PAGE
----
Simple HTML Coding for Bloggers
A couple of years ago, I knew absolutely nothing about coding and now I build websites as part of my job. It’s absolutely maddening! I think a lot of people are put off by the fact that it looks like a load of gibberish but, I promise you, with a bit of know-how and practice you can come to understand code really, really quickly.
In this post, I’m going to outline some of the Blogger basics - the platform, not the people! - but I could quite happily sit here and teach you how to code all day long. So please let me know if you found this helpful/if you’d like to learn something a little more complex.
Paragraphs, Starting & Finishing
*This bit is pretty important to read before you move onto the rest of the post*
Think of basic HTML coding like a sentence, it starts with a capital letter and ends with a full stop. Only in this case, it looks something like this:
<p>Isn’t this great!</p>
The “p” stands for paragraph. It’s what Blogger is creating for me right now as I press the return key. However, the beginning of a paragraph is coded for like this <p>. I then follow this with whatever I want to say in that particular paragraph. For example “Isn’t this great!” and, instead of pressing the return key to let the code know I’m finished, end with a slash, like this </p>.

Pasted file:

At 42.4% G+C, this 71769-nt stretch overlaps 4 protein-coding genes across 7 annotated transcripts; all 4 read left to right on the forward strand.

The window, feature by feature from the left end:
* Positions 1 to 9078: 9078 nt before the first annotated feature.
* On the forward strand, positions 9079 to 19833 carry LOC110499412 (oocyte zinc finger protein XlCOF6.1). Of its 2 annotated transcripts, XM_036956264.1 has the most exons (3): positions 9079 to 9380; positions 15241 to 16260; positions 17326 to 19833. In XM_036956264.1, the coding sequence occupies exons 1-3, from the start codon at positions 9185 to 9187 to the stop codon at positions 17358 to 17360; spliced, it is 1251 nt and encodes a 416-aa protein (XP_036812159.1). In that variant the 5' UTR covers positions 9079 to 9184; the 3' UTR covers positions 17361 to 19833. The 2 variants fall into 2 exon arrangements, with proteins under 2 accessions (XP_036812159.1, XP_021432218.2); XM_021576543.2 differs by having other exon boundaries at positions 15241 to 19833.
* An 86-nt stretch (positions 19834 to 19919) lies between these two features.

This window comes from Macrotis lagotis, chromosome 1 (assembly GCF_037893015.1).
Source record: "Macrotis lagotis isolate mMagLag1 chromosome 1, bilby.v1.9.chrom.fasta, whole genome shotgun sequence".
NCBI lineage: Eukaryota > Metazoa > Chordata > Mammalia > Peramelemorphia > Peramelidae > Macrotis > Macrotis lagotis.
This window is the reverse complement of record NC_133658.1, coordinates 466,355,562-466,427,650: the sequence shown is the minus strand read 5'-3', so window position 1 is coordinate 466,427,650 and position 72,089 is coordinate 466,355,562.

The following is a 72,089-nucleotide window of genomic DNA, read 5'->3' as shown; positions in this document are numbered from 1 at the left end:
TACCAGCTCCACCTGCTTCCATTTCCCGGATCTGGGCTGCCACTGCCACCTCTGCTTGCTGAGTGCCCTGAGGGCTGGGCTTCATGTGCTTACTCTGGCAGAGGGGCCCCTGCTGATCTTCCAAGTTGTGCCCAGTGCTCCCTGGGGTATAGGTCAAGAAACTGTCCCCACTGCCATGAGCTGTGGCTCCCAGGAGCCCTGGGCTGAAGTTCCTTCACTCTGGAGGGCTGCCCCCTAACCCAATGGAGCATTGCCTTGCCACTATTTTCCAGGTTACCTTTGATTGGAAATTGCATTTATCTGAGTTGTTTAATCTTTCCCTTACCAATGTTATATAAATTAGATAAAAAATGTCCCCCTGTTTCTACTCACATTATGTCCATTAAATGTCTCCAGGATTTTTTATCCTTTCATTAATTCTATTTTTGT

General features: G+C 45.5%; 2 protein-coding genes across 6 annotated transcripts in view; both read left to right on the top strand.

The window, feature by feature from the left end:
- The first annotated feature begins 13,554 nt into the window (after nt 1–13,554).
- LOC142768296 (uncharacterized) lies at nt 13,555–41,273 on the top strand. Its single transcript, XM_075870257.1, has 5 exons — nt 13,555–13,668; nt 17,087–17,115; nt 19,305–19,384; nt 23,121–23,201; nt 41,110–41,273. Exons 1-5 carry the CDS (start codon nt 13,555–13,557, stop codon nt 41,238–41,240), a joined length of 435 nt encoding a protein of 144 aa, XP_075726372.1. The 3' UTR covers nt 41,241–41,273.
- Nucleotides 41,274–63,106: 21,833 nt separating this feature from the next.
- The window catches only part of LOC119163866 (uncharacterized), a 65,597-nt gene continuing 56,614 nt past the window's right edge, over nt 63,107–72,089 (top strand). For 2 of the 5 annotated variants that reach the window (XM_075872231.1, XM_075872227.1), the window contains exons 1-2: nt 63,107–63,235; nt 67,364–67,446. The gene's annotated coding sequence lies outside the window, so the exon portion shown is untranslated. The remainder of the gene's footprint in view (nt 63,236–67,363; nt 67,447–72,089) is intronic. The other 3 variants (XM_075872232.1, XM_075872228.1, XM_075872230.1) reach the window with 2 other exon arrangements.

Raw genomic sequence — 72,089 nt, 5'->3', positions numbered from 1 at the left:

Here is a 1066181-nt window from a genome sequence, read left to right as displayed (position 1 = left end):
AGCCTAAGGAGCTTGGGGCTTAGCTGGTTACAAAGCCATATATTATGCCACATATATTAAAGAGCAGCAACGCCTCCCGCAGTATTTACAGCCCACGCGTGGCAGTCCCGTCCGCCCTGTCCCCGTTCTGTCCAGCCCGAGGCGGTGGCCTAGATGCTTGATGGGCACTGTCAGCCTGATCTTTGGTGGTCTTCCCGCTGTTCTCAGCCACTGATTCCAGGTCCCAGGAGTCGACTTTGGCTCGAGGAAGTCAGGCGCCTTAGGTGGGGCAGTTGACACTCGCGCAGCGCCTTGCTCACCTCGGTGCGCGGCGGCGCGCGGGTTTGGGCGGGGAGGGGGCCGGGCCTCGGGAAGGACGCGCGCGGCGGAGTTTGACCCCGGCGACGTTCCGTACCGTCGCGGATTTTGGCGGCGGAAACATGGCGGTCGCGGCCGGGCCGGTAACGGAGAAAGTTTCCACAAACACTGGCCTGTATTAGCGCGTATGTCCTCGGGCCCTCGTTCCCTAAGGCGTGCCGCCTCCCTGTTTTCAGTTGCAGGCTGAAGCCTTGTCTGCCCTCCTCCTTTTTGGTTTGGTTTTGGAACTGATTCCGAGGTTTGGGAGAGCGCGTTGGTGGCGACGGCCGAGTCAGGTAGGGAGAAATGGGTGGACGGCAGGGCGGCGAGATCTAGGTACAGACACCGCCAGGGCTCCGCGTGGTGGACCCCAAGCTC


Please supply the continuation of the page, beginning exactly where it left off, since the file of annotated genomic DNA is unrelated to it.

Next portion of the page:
As “p” simply stands for paragraph you can use the same structure with pretty much any HTML I’m going to teach you in this first post. All you then have to do is change what’s inside the < >. For example <b>I’m bold</b> makes anything inside the < > bold.
If you want to practice this on Blogger, click to compose a post and look for the “HTML” button on the top of the toolbar and HTML has to be entered in a different place to your rich text, or post content. If you’ve ever copied and pasted a Bloglovin’ widget code - this is the right place!
Bold, Italic and Underlining
Using the same structure as the paragraph above, you can create bold, underlined and italic text. I will more than likely be using all three in this post. Obviously, there’s a really simple way of doing it in Blogger by clicking the B, I or U icons along the toolbar. But, if you’d like to know a bit more about what’s going on: